As in the human body, there are organs in a motor vehicle that are necessary for perceiving the environment or one's own “body”. While people have to be satisfied with their eyes, ears, skin, nose and mouth, a vehicle can access countless sensors that are necessary for its function.
In principle, sensors measure various chemical and physical parameters and often convert them into electrical signals via further intermediate stages. The electrical signals are an essential part of electronic regulation and control systems and are indispensable for the safety and comfort of the vehicle. The electrical variables that are sent by the sensors include not only current and voltage, but also other variables such as frequency and period, phase or pulse duration of an oscillation, as well as resistances, capacitance and inductance. The electrical signals picked up by the sensor are processed by a microcomputer, a control unit, which in turn controls the actuators responsible for the output.
The world of sensors
The world of sensors has become larger and larger in recent years, thanks in part to an increasing need for safety and comfort and thus increasing demands on vehicles. We now expect the very latest technology in every new vehicle, from collision warning systems to
Lane change holders. And especially this new type of sensor, which takes care of the external environment, has grown steadily in recent years. This includes radar sensors, ultrasonic sensors or image sensors that can read and interpret traffic signs.
In the past, sensors that focused on the drive or the chassis were mainly used in cars. Up to 50 sensors are now installed in modern cars. Bosch is the world's leading manufacturer of so-called MEMS (Micro-Electro-Mechanical-System) sensors. The versatile MEMS have fine structures made of silicon inside, which move a tiny bit when the housing is moved. The electrical properties change as a result of the displacement, are measured and converted into a data stream. You can measure acceleration, rotation rates, pressure, mass flow and the earth's magnetic field in all three axes.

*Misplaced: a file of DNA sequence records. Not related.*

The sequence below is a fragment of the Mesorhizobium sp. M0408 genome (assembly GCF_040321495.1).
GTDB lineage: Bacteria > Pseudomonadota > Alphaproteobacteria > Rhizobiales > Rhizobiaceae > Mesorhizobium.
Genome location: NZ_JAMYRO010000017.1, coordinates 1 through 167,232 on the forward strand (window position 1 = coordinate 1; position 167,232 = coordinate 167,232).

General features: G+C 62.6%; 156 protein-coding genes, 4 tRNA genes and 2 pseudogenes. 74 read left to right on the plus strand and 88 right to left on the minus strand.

Sensors - types and functions
In addition to the electronic logic, the MEMS contain tiny mechanical elements. The individual parts in these sensors are so tiny that some of them are 17 times thinner than a human hair. MEMS can take on many functions: They are responsible for the parking assistance systems or for triggering the airbags and can also check seat occupancy and, if necessary, send a signal to buckle up. In a vehicle, the sensors can be divided into three categories: The drive train combines all sensors that are essential for the function of the vehicle, for example lambda probe, speed sensor, pressure sensor or angle / position transmitter. Sensors that are important for comfort in the car and especially for passengers are air quality sensors, pressure sensors for central locking or the rain sensors for windshield wiper control. The third category concerns driving safety: steering wheel angle sensors, acceleration sensors for the airbag or ESP and ABS are among the safety sensors of a vehicle.
There are also different types of sensors: The simplest type of sensor is a switch with two operating levels: "On" and "Off". Passive sensors are mostly simple resistors or capacitors, for example a temperature sensor. They usually output the signals as an analog voltage. Active sensors, on the other hand, are operated with electricity and usually send out a square-wave signal, for example the Hall sensor.
Sources: Text green car magazine, video: green car magazine
Cover picture: Climate sensors in the car - Copyright Syda Productions @ fotolia.com
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